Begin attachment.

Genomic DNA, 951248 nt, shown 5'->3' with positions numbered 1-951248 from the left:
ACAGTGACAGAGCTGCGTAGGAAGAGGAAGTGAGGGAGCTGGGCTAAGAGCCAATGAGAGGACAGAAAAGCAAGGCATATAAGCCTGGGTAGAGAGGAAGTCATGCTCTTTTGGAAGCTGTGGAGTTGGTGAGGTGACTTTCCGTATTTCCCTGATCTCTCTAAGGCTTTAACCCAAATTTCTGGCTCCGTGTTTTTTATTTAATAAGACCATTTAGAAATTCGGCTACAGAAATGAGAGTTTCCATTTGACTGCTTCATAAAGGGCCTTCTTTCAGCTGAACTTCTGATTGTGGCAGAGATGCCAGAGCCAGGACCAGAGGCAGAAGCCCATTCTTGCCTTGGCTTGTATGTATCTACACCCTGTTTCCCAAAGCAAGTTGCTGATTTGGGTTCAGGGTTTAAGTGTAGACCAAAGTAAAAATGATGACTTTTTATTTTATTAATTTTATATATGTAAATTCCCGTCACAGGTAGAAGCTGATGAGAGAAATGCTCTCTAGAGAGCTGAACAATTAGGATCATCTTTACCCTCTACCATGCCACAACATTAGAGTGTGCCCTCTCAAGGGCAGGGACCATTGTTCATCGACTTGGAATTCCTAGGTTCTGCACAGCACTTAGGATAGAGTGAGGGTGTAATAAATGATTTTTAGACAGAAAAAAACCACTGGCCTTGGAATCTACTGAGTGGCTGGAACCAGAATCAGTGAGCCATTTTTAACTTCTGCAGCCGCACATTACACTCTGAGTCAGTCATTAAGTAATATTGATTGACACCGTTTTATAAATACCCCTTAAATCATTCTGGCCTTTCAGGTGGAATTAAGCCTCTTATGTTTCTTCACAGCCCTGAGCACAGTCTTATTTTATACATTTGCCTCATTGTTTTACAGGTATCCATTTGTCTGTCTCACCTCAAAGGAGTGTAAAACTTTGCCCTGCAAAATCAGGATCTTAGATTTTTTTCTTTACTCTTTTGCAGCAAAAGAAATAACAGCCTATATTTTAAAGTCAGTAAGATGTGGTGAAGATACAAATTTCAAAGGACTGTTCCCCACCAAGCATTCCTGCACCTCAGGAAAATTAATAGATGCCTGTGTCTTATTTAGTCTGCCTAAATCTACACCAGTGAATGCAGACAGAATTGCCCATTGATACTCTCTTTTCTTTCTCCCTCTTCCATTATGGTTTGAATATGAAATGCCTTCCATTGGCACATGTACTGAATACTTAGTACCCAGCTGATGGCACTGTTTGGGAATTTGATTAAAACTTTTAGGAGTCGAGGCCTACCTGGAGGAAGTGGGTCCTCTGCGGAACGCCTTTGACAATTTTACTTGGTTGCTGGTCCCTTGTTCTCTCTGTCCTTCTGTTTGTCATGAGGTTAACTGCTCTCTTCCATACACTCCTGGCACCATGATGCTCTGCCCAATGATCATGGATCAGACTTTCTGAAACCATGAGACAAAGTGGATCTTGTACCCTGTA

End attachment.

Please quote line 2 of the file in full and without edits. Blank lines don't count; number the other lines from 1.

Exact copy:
ACAGTGACAGAGCTGCGTAGGAAGAGGAAGTGAGGGAGCTGGGCTAAGAGCCAATGAGAGGACAGAAAAGCAAGGCATATAAGCCTGGGTAGAGAGGAAGTCATGCTCTTTTGGAAGCTGTGGAGTTGGTGAGGTGACTTTCCGTATTTCCCTGATCTCTCTAAGGCTTTAACCCAAATTTCTGGCTCCGTGTTTTTTATTTAATAAGACCATTTAGAAATTCGGCTACAGAAATGAGAGTTTCCATTTGACTGCTTCATAAAGGGCCTTCTTTCAGCTGAACTTCTGATTGTGGCAGAGATGCCAGAGCCAGGACCAGAGGCAGAAGCCCATTCTTGCCTTGGCTTGTATGTATCTACACCCTGTTTCCCAAAGCAAGTTGCTGATTTGGGTTCAGGGTTTAAGTGTAGACCAAAGTAAAAATGATGACTTTTTATTTTATTAATTTTATATATGTAAATTCCCGTCACAGGTAGAAGCTGATGAGAGAAATGCTCTCTAGAGAGCTGAACAATTAGGATCATCTTTACCCTCTACCATGCCACAACATTAGAGTGTGCCCTCTCAAGGGCAGGGACCATTGTTCATCGACTTGGAATTCCTAGGTTCTGCACAGCACTTAGGATAGAGTGAGGGTGTAATAAATGATTTTTAGACAGAAAAAAACCACTGGCCTTGGAATCTACTGAGTGGCTGGAACCAGAATCAGTGAGCCATTTTTAACTTCTGCAGCCGCACATTACACTCTGAGTCAGTCATTAAGTAATATTGATTGACACCGTTTTATAAATACCCCTTAAATCATTCTGGCCTTTCAGGTGGAATTAAGCCTCTTATGTTTCTTCACAGCCCTGAGCACAGTCTTATTTTATACATTTGCCTCATTGTTTTACAGGTATCCATTTGTCTGTCTCACCTCAAAGGAGTGTAAAACTTTGCCCTGCAAAATCAGGATCTTAGATTTTTTTCTTTACTCTTTTGCAGCAAAAGAAATAACAGCCTATATTTTAAAGTCAGTAAGATGTGGTGAAGATACAAATTTCAAAGGACTGTTCCCCACCAAGCATTCCTGCACCTCAGGAAAATTAATAGATGCCTGTGTCTTATTTAGTCTGCCTAAATCTACACCAGTGAATGCAGACAGAATTGCCCATTGATACTCTCTTTTCTTTCTCCCTCTTCCATTATGGTTTGAATATGAAATGCCTTCCATTGGCACATGTACTGAATACTTAGTACCCAGCTGATGGCACTGTTTGGGAATTTGATTAAAACTTTTAGGAGTCGAGGCCTACCTGGAGGAAGTGGGTCCTCTGCGGAACGCCTTTGACAATTTTACTTGGTTGCTGGTCCCTTGTTCTCTCTGTCCTTCTGTTTGTCATGAGGTTAACTGCTCTCTTCCATACACTCCTGGCACCATGATGCTCTGCCCAATGATCATGGATCAGACTTTCTGAAACCATGAGACAAAGTGGATCTTGTACCCTGTA